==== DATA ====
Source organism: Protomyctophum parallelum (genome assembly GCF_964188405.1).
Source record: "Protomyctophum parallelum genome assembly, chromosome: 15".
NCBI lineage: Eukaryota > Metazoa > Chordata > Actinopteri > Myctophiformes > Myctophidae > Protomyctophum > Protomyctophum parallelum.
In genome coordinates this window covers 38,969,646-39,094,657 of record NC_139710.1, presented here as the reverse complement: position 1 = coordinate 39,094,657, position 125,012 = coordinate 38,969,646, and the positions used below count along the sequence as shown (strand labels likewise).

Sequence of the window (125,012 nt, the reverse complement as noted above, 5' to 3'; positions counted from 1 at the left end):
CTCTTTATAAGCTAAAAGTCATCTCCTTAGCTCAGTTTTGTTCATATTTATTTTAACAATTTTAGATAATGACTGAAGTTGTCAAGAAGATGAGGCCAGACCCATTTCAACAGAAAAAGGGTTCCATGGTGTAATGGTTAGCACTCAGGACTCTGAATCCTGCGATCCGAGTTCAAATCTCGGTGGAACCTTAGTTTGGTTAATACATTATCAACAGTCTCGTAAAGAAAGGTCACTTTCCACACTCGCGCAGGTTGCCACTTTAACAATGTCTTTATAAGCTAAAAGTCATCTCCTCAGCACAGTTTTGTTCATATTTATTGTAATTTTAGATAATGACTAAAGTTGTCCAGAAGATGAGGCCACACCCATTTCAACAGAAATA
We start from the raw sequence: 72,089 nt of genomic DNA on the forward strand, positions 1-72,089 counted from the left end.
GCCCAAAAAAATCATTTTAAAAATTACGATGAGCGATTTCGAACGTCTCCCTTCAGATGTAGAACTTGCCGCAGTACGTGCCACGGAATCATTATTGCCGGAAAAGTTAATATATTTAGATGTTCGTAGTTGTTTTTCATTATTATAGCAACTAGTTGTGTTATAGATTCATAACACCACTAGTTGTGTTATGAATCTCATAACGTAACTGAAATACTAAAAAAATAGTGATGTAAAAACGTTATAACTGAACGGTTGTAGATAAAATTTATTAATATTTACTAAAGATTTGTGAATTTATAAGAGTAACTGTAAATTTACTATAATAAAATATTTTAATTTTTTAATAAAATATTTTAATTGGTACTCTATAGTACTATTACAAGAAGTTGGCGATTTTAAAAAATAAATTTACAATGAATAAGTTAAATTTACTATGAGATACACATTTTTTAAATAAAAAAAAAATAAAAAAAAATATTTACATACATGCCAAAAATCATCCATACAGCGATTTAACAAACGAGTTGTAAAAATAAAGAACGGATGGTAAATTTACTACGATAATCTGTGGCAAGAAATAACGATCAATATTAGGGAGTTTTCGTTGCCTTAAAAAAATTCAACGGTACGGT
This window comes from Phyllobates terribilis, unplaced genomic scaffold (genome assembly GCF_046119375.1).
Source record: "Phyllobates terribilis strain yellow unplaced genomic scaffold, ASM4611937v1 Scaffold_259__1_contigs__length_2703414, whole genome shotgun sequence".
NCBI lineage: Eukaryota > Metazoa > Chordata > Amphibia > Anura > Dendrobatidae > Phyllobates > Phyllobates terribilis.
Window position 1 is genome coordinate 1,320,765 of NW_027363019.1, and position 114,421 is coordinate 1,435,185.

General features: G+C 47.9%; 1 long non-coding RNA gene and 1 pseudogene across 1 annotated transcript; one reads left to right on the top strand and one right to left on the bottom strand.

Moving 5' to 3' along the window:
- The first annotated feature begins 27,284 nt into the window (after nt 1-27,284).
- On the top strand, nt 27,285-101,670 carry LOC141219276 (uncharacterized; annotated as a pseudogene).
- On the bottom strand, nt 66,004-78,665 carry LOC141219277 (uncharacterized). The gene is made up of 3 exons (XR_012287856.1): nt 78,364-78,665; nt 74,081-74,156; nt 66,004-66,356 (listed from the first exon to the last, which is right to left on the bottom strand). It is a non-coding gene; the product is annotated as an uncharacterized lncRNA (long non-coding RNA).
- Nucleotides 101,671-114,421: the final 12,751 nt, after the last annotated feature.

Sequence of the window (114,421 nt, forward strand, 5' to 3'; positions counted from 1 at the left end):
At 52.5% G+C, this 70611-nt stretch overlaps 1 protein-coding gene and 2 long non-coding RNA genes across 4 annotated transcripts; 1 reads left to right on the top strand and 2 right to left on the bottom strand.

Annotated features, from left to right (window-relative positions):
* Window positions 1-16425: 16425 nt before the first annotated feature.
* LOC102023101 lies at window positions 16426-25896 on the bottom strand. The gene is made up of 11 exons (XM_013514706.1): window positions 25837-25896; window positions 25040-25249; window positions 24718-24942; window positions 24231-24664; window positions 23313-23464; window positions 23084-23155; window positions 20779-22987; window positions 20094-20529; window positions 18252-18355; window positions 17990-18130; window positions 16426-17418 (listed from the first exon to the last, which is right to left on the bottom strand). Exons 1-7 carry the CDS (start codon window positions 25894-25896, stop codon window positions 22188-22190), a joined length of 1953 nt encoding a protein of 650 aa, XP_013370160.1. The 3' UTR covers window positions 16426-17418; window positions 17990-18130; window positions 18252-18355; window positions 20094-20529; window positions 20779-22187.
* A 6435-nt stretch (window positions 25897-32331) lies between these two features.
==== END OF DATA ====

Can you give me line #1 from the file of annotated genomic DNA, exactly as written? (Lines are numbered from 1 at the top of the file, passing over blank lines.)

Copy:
Source organism: Protomyctophum parallelum (genome assembly GCF_964188405.1).